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Gene discovered to aid in autoimmune disease|
Date: 2013-07-24 09:48:10
Researchers from the Stanford University Medical Center have recently discovered that a gene generally considered to be dead reactivates when inflammation occurs in the body. These findings may shed some light on how anti-inflammatory steroid drugs work, and they have the potential to lead to improved anti-inflammatory treatment.
"Inflammation tells your body something is wrong," said Howard Chang, senior author of the study. "But after it does its job of alerting immune cells to a viral or bacterial infection or spurring them to remove debris from a wound site, it has to get turned off before it causes harm to healthy tissue."
The researchers suspect that this revived gene, known as Lethe, does just that. The report noted that inflammation is a key player in diseases, especially those that are autoimmune-, heart- and neurodegenerative-related as well as cancer. Traditional treatments, which consist of anti-inflammatory steroids, target the underlying cause of the inflammation.
According to the study, Lethe came back to life, so to speak, after the master regulator of inflammation inside of cells (NF-kappa-B) was activated. The protein kept NF-kappa-B from stimulating the pro-inflammatory genes that cause inflammation. Additionally, the researchers found that Lethe was particularly effective when dexamethasone was used. Dexamethasone is commonly prescribed to fight inflammation, and illicit a response in Lethe that vitamin D, estrogen and male steroid hormones failed to replicate.
"We're wondering whether there might be ways to artificially raise Lethe levels without steroids," said Chang. "These drugs have potentially deleterious side effects such as elevated blood pressure and blood sugar, thinning of bones and general suppression of the immune system."
What does inflammation have to do with autoimmune disease?...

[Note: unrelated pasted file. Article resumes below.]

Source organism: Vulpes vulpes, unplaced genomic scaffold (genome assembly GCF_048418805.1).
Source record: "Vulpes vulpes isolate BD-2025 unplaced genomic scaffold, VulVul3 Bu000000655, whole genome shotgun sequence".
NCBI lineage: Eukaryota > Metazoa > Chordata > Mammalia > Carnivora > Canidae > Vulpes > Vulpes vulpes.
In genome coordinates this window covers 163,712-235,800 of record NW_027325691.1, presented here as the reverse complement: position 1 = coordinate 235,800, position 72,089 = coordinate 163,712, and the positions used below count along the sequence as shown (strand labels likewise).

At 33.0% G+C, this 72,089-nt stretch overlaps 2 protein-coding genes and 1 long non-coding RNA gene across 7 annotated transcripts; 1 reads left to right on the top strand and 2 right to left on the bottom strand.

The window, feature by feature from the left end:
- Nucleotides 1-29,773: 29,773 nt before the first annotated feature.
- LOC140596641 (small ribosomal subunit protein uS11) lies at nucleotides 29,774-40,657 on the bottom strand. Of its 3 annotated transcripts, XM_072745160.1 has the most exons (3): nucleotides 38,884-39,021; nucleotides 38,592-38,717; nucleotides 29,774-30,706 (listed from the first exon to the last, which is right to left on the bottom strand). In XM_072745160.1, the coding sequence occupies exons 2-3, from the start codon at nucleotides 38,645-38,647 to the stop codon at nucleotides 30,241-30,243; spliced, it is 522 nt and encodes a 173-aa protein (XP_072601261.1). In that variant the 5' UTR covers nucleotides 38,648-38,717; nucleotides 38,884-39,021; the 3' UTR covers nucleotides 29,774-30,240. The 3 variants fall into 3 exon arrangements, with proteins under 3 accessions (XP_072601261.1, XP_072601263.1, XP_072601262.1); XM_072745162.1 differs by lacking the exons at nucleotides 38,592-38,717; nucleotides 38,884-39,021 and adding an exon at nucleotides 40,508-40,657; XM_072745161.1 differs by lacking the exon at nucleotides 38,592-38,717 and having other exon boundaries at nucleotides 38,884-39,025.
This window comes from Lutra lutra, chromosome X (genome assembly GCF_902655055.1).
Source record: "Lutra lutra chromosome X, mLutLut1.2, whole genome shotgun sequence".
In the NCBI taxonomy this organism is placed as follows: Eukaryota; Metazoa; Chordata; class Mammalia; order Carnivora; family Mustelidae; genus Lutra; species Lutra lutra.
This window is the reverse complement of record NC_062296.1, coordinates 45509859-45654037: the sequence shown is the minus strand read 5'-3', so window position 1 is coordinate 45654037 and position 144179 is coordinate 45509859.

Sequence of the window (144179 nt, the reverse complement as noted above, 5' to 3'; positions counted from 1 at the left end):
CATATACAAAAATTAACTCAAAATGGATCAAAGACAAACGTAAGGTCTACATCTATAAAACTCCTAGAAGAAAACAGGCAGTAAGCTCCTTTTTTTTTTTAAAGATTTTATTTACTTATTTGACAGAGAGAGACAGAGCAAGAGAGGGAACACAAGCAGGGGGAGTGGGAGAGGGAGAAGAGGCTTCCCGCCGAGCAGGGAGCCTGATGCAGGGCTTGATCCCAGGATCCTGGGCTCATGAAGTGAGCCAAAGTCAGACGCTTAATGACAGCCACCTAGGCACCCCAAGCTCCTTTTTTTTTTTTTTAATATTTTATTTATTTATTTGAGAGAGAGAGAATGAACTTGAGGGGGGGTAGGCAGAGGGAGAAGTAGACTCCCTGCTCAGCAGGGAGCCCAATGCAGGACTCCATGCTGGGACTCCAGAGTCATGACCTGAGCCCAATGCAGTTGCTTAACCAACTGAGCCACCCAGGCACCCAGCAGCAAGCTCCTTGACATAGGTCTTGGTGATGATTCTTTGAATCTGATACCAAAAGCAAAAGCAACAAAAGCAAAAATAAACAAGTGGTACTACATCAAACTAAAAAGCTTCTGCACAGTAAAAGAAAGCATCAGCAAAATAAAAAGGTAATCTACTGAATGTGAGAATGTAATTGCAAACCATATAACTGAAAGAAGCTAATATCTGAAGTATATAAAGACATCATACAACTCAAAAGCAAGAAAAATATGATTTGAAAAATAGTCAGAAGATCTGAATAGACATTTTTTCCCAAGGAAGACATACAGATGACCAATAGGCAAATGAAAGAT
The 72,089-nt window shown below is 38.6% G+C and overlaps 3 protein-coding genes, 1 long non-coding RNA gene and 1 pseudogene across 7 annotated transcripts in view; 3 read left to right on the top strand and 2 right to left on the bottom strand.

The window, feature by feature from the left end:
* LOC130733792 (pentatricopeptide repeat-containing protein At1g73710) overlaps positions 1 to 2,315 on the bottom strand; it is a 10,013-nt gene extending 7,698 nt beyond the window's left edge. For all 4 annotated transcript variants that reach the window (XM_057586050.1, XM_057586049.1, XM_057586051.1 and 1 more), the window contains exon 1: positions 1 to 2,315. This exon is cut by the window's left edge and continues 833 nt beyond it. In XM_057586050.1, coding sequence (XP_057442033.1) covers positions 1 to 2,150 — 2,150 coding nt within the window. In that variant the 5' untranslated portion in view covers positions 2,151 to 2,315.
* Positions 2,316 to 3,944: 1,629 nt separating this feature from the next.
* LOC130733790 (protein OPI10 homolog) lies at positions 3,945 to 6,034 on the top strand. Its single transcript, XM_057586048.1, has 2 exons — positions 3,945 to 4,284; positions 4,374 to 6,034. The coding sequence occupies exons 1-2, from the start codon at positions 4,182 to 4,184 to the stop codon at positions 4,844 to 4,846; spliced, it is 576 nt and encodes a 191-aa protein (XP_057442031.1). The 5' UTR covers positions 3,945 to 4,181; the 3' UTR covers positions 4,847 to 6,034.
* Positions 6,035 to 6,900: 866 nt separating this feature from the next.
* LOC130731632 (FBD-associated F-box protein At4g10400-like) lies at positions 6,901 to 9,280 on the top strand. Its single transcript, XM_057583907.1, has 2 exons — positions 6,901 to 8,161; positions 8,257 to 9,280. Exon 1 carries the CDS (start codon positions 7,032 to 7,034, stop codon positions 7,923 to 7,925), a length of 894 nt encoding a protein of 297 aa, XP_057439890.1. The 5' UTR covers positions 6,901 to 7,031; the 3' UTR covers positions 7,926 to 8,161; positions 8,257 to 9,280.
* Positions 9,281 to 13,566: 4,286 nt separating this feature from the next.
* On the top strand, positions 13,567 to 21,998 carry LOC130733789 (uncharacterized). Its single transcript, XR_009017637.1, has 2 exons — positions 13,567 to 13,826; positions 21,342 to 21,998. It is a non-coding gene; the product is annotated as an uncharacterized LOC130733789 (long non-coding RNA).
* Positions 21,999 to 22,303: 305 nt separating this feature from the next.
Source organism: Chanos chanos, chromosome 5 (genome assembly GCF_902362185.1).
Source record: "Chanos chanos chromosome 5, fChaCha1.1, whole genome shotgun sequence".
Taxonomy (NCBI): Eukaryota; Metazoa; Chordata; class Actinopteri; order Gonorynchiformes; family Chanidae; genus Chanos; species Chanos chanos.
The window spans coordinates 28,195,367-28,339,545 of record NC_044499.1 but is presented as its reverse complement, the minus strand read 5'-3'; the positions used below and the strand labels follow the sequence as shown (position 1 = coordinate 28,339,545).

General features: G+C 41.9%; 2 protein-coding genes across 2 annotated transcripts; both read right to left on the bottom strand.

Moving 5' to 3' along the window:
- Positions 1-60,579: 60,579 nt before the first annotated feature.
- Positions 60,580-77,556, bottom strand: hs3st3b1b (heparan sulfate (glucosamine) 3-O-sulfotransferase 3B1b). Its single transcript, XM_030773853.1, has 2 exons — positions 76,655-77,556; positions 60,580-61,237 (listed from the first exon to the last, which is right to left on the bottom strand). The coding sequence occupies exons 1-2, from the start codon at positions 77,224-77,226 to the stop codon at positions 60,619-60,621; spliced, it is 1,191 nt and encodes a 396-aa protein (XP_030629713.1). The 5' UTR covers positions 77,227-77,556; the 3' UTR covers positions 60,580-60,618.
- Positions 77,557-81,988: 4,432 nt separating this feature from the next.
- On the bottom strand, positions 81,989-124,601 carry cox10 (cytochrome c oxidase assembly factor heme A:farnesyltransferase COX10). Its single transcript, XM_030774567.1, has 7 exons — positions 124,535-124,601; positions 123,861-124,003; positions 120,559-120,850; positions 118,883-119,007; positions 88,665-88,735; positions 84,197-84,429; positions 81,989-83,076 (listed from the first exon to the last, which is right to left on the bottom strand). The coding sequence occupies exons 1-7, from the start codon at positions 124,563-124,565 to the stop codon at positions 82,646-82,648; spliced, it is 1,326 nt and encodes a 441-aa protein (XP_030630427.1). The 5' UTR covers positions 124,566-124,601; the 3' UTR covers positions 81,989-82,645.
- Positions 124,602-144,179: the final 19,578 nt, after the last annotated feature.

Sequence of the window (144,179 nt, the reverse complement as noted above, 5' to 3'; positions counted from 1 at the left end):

Scientists find cause behind autoimmune hepatitis|
Date: 2013-07-23 13:58:58
A new animal study from the Icahn School of Medicine at Mount Sinai has uncovered a mechanism responsible for the development of autoimmune hepatitis. The mechanism, a gene mutation, interferes with the activity of some cells in the immune system and causes them to target the liver.
According to the Mayo Clinic, autoimmune hepatitis occurs when the body's immune system attacks the liver and results in inflammation. Gone untreated, it can lead to cirrhosis and liver failure. Previously, it was unclear what causes the condition, but the Mount Sinai study may have shed some light on the phenomenon.
The researchers sought to explain why T-cells would attack healthy tissues in the body and lead to inflammation and diseases such as rheumatoid arthritis, autoimmune hepatitis and lupus. To find out what causes these reactions, they looked at depleted supplies of medullary thymic epithelial cells (mTECs) in mice. mTECs are supposed to teach T-cells when they should attack tissue, so a lack of them would theoretically cause a number of autoimmune diseases. However, without mTECs, the mice's T-cells went straight for the liver.
"We thought that deleting Traf6 would trigger an autoimmune reaction due to a depletion of mTECs, but did not expect the autoimmune response to be specific to the liver," said Konstantina Alexandropoulos, lead author of the study. "These findings provide an exciting new animal model to study autoimmune hepatitis. We hope that this research will pave the way for new therapies to address a significant unmet need for people with this disease."
Treating autoimmune hepatitis...
Autoimmune disease treatment may be found in blood cells|
Date: 2013-07-22 15:32:24
Researchers out of Purdue University have discovered a way to convert blood cells into treatments for autoimmune diseases, such as rheumatoid arthritis and Crohn's disease. By direction the differentiation of T-cells to make them keep autoimmune disease-induced inflammation from developing, scientists can combat some of the painful side effects.
The researchers were able to do this by using naive T-cells - immature cells that all T-cells come from - and turning them into suppressive cells that are able to cease inflammation. The immature cells can be gathered from patients' blood and are altered before getting injected back into the bloodstream.
"These cells are being directed to become a type of cell that is already present in our bodies, where a fine balance between inflammatory T-cells and suppressive T-cells is maintained," said Chang Kim, lead author of the study. "We are just tipping the scales in favor of suppressive T-cells to reduce inflammation."
Kim went on to note that this method of treatment doesn't cause the same side effects that immune-suppressive drugs have, and the fact that the cells are coming from the patients means that the body won't reject them upon injection. He also expressed hope that this treatment strategy be used in patients once every six months, rather than having to take a pill every day.
The report noted that autoimmune diseases are when an individual's immune system attacks his or her body rather than targeting viruses and bacteria. By directing cells to healthy tissue and organs, the immune system actually causes tissue destruction and painful inflammation.
Autoimmune diseases and current treatments...
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